Technology Management I
Date/Time: Monday 16:30-18:00
Sponsor: INFORMS Section on Technology Management
Chair: Dundar F. Kocaoglu
Chair Address: Portland State Univ., Eng. Mgmt. Program, Portland, OR 97207-0751,
Information Technology, Transaction Costs & Outsourcing: Setting the Boundaries of the Firm Michael G. Jacobides --- Univ. of PA, 2055 Steinberg-Dietrich Hall, 3620 Locust Walk, Philadelphia, PA 19104 , (firstname.lastname@example.org)
- This presentation examines the impact of IT on outsourcing relations¨ and on firm boundaries. Transaction cost economics and IT literature¨ is revisited and an integrative conceptual framework for¨ understanding the impact of IT change on firm boundaries is offered.
Small Numbers Outsourcing: What Makes it Work? Michael G. Jacobides, David C. Croson --- Univ. of PA, 2055 Steinberg-Dietrich Hall, 3620 Locust Walk, Philadelphia, PA 19104 , (email@example.com)
- We offer a new economic rationale for the current prevalence of¨ stable networks of suppliers. We model supplier competition over¨ gaining membership in tiers of increasingly preferred suppliers and¨ examine conditions under which such 'small numbers of outsourcing'¨ becomes an efficient alternative to vertical integration and/or¨ market procurement.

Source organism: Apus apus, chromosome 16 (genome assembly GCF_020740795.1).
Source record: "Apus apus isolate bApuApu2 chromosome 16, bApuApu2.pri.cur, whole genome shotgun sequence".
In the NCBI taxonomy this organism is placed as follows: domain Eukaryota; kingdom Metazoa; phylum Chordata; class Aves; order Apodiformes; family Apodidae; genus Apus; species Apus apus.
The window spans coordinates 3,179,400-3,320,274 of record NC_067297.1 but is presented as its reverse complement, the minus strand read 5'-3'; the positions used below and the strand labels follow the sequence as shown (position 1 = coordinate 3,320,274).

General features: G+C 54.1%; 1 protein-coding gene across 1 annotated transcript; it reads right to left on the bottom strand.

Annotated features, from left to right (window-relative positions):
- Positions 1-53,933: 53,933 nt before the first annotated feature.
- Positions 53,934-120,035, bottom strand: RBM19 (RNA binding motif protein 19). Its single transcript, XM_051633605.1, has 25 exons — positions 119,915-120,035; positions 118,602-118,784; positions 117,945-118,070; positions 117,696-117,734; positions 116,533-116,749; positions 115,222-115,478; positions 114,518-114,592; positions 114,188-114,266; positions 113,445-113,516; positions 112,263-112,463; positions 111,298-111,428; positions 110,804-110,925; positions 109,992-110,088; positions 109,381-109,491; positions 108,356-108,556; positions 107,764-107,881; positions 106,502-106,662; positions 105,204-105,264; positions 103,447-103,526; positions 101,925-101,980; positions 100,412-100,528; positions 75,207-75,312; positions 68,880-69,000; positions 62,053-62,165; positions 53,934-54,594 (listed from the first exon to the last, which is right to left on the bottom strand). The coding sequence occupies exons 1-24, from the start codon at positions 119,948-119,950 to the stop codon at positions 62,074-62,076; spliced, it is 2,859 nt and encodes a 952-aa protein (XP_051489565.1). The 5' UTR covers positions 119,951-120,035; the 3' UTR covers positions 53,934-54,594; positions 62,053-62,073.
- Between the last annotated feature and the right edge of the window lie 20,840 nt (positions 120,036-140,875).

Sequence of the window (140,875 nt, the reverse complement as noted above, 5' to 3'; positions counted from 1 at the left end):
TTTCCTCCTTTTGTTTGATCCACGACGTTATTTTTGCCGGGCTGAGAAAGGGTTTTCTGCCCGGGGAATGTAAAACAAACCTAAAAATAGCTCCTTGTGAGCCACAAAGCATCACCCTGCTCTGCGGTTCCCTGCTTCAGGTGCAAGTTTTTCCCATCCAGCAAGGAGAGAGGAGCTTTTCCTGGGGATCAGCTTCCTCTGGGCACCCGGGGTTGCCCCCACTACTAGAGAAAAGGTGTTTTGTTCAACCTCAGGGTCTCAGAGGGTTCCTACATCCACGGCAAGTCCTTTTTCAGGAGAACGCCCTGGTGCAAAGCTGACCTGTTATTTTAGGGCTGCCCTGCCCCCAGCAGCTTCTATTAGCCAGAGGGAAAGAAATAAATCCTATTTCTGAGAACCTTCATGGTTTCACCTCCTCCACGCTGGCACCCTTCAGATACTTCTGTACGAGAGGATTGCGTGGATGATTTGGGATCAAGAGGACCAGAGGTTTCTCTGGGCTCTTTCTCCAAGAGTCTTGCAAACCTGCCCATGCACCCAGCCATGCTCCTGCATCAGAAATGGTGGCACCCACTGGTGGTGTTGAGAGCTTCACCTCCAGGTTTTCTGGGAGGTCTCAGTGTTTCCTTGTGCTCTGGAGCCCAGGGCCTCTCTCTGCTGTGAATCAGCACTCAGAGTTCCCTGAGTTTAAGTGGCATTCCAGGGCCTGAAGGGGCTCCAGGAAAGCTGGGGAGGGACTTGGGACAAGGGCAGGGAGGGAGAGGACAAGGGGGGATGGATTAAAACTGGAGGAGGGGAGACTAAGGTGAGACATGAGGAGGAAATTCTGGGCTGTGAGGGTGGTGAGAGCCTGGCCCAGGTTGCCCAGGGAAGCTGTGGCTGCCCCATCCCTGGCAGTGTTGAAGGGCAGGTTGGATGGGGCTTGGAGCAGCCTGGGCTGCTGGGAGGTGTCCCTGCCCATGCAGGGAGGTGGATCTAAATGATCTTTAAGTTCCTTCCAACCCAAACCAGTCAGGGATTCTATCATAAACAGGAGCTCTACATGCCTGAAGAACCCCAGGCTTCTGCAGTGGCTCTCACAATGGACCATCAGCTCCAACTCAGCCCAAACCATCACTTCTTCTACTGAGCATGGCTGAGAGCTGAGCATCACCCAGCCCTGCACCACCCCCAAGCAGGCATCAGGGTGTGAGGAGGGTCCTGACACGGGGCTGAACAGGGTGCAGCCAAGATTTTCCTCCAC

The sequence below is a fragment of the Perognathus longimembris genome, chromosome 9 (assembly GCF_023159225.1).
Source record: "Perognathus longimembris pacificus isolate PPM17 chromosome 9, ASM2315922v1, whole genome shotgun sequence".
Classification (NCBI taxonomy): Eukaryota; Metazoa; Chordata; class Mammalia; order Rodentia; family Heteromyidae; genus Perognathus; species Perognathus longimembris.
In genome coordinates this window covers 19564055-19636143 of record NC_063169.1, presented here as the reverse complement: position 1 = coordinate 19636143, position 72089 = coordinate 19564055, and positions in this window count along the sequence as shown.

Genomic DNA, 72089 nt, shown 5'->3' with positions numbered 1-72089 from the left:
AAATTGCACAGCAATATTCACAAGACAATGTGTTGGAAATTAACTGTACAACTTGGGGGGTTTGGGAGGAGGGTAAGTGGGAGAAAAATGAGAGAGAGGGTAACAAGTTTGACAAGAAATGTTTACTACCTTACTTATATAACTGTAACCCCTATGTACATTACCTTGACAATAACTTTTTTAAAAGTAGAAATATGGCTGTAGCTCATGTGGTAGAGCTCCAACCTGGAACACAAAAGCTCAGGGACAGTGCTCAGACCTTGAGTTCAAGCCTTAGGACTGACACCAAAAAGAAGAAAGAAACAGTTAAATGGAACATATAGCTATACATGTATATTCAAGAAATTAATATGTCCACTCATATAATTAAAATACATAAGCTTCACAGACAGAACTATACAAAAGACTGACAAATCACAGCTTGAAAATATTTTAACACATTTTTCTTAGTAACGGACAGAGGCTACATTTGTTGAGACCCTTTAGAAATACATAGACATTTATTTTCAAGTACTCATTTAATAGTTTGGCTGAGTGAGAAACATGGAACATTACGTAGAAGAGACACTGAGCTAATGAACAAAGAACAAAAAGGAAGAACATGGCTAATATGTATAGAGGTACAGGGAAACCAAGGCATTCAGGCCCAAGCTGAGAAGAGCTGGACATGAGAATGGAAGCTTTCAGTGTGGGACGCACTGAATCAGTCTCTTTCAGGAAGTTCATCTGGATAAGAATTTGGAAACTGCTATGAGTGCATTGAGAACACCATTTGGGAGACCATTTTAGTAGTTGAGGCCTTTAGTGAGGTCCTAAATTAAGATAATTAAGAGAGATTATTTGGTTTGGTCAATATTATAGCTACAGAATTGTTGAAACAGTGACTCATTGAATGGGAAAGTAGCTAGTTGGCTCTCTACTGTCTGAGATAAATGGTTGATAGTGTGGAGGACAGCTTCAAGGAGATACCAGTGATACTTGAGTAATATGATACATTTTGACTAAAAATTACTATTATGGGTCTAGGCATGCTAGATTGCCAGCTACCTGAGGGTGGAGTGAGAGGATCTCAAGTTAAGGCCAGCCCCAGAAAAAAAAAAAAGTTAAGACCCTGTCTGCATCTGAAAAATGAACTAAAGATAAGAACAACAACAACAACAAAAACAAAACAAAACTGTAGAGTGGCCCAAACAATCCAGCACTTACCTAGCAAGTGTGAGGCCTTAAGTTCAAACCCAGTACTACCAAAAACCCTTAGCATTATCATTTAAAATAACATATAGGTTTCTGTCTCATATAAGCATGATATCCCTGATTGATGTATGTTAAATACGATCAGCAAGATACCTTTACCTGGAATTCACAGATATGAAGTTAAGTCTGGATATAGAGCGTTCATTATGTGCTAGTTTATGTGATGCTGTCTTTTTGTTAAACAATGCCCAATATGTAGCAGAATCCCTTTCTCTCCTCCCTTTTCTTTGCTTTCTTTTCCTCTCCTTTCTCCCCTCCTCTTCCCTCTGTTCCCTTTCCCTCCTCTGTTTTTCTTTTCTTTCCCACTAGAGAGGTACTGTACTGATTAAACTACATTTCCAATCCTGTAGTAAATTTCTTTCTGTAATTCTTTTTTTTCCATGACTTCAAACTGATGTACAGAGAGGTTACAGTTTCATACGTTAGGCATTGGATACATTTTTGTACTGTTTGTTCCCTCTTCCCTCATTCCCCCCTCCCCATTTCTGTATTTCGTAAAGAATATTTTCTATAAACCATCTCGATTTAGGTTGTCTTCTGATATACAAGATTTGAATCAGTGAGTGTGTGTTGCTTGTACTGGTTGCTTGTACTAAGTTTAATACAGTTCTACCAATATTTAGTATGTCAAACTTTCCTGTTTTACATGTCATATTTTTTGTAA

Value-Based Pricing Strategies for Technology Products Robert R. Harmon, Thomas Gillpatrick --- Portland State Univ., Sch. of Bus. Admin., Portland, OR 97207-0751,
- How do you choose a pricing strategy when high quality and great¨ service are the market norm? Many technology companies allow¨ themselves to fall into the 'commodity trap' by choosing to sell on¨ price. Others are finding that a more profitable approach is to sell¨ superior value. We present a model for developing value-based¨ pricing strategies for technology products. Several methodologies¨ for implementing value pricing are discussed.
Avoiding Self-Reference Traps in an Engineering Team Management Dragan Milosevic, Beth Gibson --- Portland State Univ., Portland, OR 97201 ,
- The majority of American engineers who work on teams recognize that¨ team management practices in their own culture are difficult to¨ handle. Their team peers from different cultural backgrounds often¨ use different management practices that create risks, especially if¨ the team is on a fast-track route. We discuss strategies to reduce¨ risks emanating from the cross-cultural team management differences.